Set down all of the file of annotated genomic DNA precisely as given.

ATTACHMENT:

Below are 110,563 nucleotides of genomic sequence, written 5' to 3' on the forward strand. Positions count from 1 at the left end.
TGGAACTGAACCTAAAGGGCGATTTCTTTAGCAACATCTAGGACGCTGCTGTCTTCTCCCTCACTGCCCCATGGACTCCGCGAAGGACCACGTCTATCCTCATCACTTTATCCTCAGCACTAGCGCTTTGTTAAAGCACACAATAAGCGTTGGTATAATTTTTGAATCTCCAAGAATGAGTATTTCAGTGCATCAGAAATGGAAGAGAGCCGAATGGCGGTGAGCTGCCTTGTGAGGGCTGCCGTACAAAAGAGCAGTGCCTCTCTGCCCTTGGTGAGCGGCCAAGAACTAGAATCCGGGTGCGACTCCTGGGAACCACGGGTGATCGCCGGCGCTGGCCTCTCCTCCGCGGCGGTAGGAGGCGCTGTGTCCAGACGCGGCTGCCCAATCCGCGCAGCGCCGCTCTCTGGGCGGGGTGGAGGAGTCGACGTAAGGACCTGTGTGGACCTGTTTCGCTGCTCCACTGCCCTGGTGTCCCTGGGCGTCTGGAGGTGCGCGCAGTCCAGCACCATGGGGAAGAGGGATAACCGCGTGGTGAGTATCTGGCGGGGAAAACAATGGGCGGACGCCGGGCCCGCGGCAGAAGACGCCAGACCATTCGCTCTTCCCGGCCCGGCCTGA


Below are 110,563 nucleotides of genomic sequence, written 5' to 3' on the forward strand. Positions count from 1 at the left end.
TGGAACTGAACCTAAAGGGCGATTTCTTTAGCAACATCTAGGACGCTGCTGTCTTCTCCCTCACTGCCCCATGGACTCCGCGAAGGACCACGTCTATCCTCATCACTTTATCCTCAGCACTAGCGCTTTGTTAAAGCACACAATAAGCGTTGGTATAATTTTTGAATCTCCAAGAATGAGTATTTCAGTGCATCAGAAATGGAAGAGAGCCGAATGGCGGTGAGCTGCCTTGTGAGGGCTGCCGTACAAAAGAGCAGTGCCTCTCTGCCCTTGGTGAGCGGCCAAGAACTAGAATCCGGGTGCGACTCCTGGGAACCACGGGTGATCGCCGGCGCTGGCCTCTCCTCCGCGGCGGTAGGAGGCGCTGTGTCCAGACGCGGCTGCCCAATCCGCGCAGCGCCGCTCTCTGGGCGGGGTGGAGGAGTCGACGTAAGGACCTGTGTGGACCTGTTTCGCTGCTCCACTGCCCTGGTGTCCCTGGGCGTCTGGAGGTGCGCGCAGTCCAGCACCATGGGGAAGAGGGATAACCGCGTGGTGAGTATCTGGCGGGGAAAACAATGGGCGGACGCCGGGCCCGCGGCAGAAGACGCCAGACCATTCGCTCTTCCCGGCCCGGCCTGA